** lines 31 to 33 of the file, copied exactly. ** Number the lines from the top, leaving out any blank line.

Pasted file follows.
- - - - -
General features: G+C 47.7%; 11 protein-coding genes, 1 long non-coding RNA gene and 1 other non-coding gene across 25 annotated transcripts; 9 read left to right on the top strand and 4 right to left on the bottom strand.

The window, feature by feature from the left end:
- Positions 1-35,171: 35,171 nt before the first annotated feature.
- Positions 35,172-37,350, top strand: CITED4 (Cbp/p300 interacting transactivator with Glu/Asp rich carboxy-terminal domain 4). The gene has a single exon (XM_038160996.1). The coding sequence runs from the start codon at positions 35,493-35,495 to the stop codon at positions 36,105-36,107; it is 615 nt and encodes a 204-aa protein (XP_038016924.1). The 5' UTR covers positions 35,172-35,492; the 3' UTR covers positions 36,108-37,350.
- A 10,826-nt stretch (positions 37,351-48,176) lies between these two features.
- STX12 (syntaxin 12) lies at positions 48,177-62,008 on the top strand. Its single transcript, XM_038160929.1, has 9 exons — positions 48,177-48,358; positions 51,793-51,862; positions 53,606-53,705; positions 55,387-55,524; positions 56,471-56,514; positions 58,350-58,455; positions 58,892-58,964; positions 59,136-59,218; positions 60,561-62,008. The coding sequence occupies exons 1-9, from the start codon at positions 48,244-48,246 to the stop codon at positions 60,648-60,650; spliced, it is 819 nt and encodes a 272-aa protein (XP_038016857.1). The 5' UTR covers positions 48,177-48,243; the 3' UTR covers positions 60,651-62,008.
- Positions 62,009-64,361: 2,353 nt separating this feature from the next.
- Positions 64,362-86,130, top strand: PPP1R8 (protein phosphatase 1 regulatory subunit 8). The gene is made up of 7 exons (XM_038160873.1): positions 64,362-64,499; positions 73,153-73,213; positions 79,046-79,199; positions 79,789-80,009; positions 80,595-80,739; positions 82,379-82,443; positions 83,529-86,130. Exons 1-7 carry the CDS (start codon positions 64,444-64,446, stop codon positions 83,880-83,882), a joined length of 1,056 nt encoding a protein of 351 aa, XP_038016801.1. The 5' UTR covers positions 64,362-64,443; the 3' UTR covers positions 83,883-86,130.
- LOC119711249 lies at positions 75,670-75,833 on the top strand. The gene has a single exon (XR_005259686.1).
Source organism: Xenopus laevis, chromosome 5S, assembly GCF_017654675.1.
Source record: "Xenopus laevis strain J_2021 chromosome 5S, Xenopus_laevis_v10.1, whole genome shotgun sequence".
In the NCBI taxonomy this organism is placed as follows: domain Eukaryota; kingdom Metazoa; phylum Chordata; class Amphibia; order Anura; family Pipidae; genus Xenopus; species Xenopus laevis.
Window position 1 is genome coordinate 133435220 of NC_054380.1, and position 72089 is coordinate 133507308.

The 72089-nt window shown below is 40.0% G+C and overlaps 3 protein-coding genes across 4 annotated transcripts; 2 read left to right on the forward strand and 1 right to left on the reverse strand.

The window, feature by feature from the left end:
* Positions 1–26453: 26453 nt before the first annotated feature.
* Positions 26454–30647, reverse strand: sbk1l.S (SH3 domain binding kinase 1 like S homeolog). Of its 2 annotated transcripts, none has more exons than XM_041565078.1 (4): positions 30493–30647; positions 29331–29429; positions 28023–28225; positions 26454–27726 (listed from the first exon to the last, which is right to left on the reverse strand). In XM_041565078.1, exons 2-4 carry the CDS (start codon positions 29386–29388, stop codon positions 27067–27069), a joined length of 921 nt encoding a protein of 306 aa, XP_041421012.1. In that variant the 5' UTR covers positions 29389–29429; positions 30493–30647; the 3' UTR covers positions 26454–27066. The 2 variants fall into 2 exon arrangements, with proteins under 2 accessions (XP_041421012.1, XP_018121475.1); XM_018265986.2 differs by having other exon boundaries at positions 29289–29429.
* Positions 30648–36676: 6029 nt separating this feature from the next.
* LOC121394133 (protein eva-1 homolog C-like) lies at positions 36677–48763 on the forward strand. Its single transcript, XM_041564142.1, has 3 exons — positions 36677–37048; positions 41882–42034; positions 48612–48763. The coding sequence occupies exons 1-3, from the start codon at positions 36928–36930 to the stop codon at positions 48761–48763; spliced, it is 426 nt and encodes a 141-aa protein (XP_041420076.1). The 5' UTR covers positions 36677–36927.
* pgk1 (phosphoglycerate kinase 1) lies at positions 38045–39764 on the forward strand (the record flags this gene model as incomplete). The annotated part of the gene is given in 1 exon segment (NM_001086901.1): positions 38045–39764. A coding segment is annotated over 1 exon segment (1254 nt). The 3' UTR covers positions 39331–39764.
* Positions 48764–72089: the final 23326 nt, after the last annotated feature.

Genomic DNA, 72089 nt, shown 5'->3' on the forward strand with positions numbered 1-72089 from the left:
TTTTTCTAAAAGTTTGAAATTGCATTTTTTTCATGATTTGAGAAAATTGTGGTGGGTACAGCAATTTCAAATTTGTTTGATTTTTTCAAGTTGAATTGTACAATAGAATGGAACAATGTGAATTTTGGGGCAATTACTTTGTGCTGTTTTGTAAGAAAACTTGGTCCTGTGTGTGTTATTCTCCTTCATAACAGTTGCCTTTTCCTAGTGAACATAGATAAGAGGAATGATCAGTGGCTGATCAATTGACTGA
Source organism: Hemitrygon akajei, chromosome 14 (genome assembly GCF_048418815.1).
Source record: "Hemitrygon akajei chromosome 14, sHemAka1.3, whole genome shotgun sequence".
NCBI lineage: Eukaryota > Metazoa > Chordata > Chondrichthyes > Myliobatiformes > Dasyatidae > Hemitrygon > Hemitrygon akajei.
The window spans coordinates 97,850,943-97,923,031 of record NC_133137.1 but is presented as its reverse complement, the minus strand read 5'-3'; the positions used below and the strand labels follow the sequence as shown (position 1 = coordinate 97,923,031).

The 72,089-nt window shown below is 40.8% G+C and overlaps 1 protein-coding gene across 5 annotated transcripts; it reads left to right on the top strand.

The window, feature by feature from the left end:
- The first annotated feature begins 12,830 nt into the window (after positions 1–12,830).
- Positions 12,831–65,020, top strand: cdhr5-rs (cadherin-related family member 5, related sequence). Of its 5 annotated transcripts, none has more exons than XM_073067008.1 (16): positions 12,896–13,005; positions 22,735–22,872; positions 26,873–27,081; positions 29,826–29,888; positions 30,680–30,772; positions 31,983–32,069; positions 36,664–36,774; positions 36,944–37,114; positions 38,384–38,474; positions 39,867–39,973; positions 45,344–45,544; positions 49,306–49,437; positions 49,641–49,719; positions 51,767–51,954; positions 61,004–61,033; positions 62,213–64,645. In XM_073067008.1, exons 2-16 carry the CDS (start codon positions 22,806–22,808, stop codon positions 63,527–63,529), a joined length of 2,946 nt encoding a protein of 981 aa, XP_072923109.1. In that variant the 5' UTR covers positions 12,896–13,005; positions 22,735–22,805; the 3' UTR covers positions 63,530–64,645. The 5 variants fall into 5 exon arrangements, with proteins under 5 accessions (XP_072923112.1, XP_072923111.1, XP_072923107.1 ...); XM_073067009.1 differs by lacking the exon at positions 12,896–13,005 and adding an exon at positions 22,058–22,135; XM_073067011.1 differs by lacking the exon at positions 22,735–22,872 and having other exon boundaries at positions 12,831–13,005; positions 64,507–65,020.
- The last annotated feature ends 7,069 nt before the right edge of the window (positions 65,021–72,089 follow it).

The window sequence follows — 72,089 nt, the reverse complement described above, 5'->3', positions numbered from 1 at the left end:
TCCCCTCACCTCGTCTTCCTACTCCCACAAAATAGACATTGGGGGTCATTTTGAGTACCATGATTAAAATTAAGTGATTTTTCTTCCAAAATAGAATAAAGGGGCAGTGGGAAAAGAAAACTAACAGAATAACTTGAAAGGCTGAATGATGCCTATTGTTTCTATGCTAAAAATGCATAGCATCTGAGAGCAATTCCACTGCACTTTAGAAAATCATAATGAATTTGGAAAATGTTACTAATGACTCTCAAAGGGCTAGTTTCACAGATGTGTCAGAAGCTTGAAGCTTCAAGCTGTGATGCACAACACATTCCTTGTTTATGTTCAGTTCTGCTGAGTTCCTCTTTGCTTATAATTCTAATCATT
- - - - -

- Positions 12,831–65,020, top strand: cdhr5-rs (cadherin-related family member 5, related sequence). Of its 5 annotated transcripts, none has more exons than XM_073067008.1 (16): positions 12,896–13,005; positions 22,735–22,872; positions 26,873–27,081; positions 29,826–29,888; positions 30,680–30,772; positions 31,983–32,069; positions 36,664–36,774; positions 36,944–37,114; positions 38,384–38,474; positions 39,867–39,973; positions 45,344–45,544; positions 49,306–49,437; positions 49,641–49,719; positions 51,767–51,954; positions 61,004–61,033; positions 62,213–64,645. In XM_073067008.1, exons 2-16 carry the CDS (start codon positions 22,806–22,808, stop codon positions 63,527–63,529), a joined length of 2,946 nt encoding a protein of 981 aa, XP_072923109.1. In that variant the 5' UTR covers positions 12,896–13,005; positions 22,735–22,805; the 3' UTR covers positions 63,530–64,645. The 5 variants fall into 5 exon arrangements, with proteins under 5 accessions (XP_072923112.1, XP_072923111.1, XP_072923107.1 ...); XM_073067009.1 differs by lacking the exon at positions 12,896–13,005 and adding an exon at positions 22,058–22,135; XM_073067011.1 differs by lacking the exon at positions 22,735–22,872 and having other exon boundaries at positions 12,831–13,005; positions 64,507–65,020.
- The last annotated feature ends 7,069 nt before the right edge of the window (positions 65,021–72,089 follow it).

The window sequence follows — 72,089 nt, the reverse complement described above, 5'->3', positions numbered from 1 at the left end: